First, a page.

One of the most important palm tree maintenance tasks is pruning. Judging by the palm pruning being performed in our landscapes, you would think pruning palms to a few fronds sticking out of the top of the tree is the right thing to do.
Some companies performing this type of work call it “hurricane pruning.” The name is misleading because it may seem like it is the right thing to do. Not only is hurricane pruning unnecessary, but it can harm your tree.
Most palm species are naturally resistant to wind.
Some of the negative outcomes of overpruning palms are:
- Reduction in the amount of food produced by the leaves, causing the tree to get skinnier and skinnier as it grows.
- Reduced winter hardiness.
- Nutrient deficiencies.
- Spreading of disease.
How should palms be pruned? Ideally, a healthy palm has a canopy almost 360 degrees around, or circular in shape. However, this is rare in our landscapes as folks feel the need to create a more formal look.
The best method is to prune out only dead fronds. Fruit and flower stalks can be pruned at any time. You may be tempted to remove lower fronds that are discolored—a sign of a nutrient deficiency. Resist this temptation. The palm is moving the scarce nutrients from the older fronds to the newer fronds. Pruning out these “ugly” fronds causes the tree to mine nutrients from the next level of fronds, causing them to look deficient. It is a harmful cycle that usually results in the death of the tree.
If you have a palm with nutrient-deficient fronds, the best fertilizer is an 8-2-12 palm fertilizer with slow-release nitrogen potassium, magnesium and phosphorus. The nutrients are coated so they are released over a longer period. The rate is 1.5 pounds of palm fertilizer per 100 square feet of area treated, applied four times a year.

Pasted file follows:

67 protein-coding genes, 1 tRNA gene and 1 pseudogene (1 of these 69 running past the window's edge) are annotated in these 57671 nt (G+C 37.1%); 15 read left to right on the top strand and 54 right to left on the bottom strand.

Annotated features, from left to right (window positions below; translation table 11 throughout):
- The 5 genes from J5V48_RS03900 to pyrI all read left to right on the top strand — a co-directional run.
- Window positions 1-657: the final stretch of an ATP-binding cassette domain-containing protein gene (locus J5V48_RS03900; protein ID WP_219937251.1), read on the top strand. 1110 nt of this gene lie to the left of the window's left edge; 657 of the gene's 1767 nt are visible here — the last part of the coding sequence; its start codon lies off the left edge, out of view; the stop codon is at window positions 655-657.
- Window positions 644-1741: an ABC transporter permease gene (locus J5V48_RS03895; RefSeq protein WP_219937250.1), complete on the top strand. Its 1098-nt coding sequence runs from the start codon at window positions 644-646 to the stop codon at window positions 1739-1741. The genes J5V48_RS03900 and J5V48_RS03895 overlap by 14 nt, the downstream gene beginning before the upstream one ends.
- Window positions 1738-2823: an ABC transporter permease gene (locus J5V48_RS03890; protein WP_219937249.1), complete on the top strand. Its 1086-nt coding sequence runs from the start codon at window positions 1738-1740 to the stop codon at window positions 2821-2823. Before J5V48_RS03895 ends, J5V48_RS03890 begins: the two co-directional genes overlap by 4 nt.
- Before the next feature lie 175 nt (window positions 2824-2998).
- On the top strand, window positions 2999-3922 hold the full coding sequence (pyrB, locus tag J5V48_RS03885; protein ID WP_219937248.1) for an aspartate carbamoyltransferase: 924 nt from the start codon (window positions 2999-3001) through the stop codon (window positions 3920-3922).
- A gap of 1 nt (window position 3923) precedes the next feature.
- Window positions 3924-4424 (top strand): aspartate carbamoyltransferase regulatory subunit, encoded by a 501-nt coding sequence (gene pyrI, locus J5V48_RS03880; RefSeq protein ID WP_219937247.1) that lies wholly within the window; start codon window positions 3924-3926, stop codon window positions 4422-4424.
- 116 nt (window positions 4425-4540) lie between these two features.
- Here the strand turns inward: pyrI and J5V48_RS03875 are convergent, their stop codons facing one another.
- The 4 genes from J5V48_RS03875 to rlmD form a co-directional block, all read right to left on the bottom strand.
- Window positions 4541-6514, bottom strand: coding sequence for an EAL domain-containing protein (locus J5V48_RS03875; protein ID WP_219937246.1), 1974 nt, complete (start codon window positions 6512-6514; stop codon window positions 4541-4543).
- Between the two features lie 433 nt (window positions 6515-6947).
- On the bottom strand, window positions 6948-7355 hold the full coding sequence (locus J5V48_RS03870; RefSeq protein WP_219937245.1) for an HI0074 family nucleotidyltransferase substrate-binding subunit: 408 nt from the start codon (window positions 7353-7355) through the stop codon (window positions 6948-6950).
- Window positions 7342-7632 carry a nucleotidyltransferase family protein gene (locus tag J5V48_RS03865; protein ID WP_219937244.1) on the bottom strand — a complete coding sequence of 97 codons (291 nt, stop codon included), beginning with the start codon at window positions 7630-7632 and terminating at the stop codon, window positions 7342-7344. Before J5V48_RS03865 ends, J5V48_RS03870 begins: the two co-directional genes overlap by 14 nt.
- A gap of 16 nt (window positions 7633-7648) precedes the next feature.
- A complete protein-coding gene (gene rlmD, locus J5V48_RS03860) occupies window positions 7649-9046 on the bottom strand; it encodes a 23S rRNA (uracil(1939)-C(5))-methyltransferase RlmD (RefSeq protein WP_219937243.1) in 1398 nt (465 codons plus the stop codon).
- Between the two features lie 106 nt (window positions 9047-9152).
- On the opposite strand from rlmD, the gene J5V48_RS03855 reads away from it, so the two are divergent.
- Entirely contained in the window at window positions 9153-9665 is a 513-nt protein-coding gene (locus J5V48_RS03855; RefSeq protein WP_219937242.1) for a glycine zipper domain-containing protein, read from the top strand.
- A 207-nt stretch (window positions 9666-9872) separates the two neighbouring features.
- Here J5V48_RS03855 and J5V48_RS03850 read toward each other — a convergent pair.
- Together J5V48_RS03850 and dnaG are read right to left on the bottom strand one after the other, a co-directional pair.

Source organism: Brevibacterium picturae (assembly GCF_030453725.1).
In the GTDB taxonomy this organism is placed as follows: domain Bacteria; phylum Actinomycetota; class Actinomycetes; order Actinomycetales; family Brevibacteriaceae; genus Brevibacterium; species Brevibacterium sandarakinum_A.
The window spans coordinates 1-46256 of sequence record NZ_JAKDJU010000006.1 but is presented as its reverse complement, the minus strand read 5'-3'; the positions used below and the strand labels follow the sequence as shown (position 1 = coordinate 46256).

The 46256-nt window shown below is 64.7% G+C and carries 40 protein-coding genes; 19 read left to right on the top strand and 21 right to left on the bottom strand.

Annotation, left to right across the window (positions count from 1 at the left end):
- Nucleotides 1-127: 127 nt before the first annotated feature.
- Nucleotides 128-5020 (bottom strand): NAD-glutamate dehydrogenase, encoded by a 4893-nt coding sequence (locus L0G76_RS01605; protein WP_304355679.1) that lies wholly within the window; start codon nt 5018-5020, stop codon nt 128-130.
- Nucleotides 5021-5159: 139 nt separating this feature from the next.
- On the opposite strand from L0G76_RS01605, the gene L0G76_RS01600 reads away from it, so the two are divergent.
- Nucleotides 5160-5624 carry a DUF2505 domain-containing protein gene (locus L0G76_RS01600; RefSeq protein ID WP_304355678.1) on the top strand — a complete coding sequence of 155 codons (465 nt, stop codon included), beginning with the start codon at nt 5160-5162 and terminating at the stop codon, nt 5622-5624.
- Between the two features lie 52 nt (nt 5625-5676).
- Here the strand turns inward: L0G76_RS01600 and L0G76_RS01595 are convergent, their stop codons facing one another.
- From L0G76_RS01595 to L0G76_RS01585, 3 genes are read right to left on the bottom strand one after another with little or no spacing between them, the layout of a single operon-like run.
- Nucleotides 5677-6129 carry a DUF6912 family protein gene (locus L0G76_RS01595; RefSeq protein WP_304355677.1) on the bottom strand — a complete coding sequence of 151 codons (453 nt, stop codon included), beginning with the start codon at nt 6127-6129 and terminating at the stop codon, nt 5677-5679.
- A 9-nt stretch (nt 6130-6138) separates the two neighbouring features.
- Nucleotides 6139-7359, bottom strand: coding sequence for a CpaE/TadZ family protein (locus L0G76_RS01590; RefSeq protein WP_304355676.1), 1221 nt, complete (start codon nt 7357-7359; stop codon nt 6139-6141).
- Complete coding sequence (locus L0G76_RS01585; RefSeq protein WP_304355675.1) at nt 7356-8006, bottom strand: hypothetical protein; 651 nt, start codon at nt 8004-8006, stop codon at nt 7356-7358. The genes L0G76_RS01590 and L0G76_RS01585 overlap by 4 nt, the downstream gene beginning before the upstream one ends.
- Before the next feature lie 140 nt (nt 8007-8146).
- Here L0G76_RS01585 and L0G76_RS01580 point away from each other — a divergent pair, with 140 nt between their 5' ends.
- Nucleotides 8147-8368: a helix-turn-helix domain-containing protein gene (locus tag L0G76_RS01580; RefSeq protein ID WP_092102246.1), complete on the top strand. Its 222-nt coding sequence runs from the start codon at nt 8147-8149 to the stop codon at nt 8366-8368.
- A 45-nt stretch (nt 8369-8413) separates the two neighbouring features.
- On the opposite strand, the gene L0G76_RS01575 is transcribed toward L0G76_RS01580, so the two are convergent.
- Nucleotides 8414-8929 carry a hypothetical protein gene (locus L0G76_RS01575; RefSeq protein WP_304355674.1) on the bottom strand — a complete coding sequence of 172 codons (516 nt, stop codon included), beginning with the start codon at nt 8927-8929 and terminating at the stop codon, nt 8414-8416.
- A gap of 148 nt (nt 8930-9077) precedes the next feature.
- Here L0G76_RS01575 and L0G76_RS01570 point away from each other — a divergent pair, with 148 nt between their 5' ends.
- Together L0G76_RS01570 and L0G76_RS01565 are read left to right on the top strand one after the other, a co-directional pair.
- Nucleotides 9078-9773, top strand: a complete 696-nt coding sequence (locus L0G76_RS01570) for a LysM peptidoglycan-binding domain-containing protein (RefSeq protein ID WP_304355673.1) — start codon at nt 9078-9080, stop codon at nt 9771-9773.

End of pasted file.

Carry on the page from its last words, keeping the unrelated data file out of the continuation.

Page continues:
Prune fronds no higher than horizontal—9 and 3 on a clock face. Otherwise, you rob the tree of food and the trunk becomes skinnier and skinnier, making it susceptible to wind and cold damage.
Avoid transmitting serious palm diseases by sterilizing tools before pruning each tree. Fusarium of Queen and Mexican fan palms is a fungal disease spread by infected pruning tools when the sap from an infected palm is carried on a saw blade to a healthy tree.
Solutions to disinfect pruning tools include pine oil cleaner, alcohol and denatured ethanol. A bleach solution can be used. However, bleach has been known to be corrosive.
Over pruning palms—especially Canary Island date palms—also can make them more susceptible to an insect called the palmetto weevil, Rhynchophorus cruentatus.
The palmetto weevil is typically a pest of stressed and weakened palms, but can be attracted to healthy palms by the odor the pruned frond creates. To the palmetto weevil, the cut frond odor smells just like a stressed tree.
Because of this attraction, it is recommended you wait to prune these palms in cooler months, when palmetto weevils are not as common.
See https://bit.ly/38dOKNH for a PDF with more information on palm pruning.